Enforce Labor Standards in Trade Agreements

Effective enforcement of labor standards is not only a moral imperative but also an economic imperative.

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U.S. Labor Secretary Hilda Solis and Trade Representative Ron Kirk sent a message on Friday that the Obama administration is serious about enforcing the labor provisions in our trade agreements. They announced that the administration plans to pursue consultations with the Guatemalan government under the labor chapter of the Dominican Republic-Central America-United States Free Trade Agreement, or CAFTA-DR. This is the first time ever that the United States has brought a labor case against a trade agreement partner, and it comes after an extensive Labor Department investigation that found violations of worker’s rights to organize and bargain collectively, as well as poor workplace conditions.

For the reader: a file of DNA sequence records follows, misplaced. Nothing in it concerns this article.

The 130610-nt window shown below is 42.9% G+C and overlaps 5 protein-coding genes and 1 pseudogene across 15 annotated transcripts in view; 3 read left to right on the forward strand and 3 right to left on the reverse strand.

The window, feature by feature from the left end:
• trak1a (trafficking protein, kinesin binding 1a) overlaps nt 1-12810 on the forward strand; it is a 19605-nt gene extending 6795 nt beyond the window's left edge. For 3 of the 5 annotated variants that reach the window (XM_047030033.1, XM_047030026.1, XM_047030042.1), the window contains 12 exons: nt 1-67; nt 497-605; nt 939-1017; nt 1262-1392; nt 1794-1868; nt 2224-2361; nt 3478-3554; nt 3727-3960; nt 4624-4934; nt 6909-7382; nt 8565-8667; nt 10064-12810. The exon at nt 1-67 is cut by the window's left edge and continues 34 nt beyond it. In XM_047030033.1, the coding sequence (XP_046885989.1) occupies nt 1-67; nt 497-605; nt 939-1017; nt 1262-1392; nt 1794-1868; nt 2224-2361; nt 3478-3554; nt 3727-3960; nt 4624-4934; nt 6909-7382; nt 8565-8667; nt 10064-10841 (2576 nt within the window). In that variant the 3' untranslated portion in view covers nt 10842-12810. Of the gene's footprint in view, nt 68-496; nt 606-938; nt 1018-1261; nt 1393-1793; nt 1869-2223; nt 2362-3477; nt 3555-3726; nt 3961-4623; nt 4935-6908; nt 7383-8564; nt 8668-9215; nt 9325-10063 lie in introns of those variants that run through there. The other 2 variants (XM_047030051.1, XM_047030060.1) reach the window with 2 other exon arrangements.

Effective enforcement of labor standards is not only a moral imperative but also an economic imperative. Our own economic progress depends on making sure that our trading partners abide by the labor laws on their books. Enforcement ensures that American workers can compete on a level playing field; that developing countries continue to develop in a just and sustainable way, opening up more markets for American goods and services; and that corporations and the public sector can share the burden of raising labor standards.

Ensuring the enforcement of labor standards helps create a more even playing field so that countries with lower levels of development than our own cannot leverage poor labor standards as a competitive strategy. Assuming that developing countries can only achieve economic growth and development by leveraging poor labor standards is both wrong and unsustainable. In fact, the adoption and implementation of labor standards can help developing countries move up the development trajectory.

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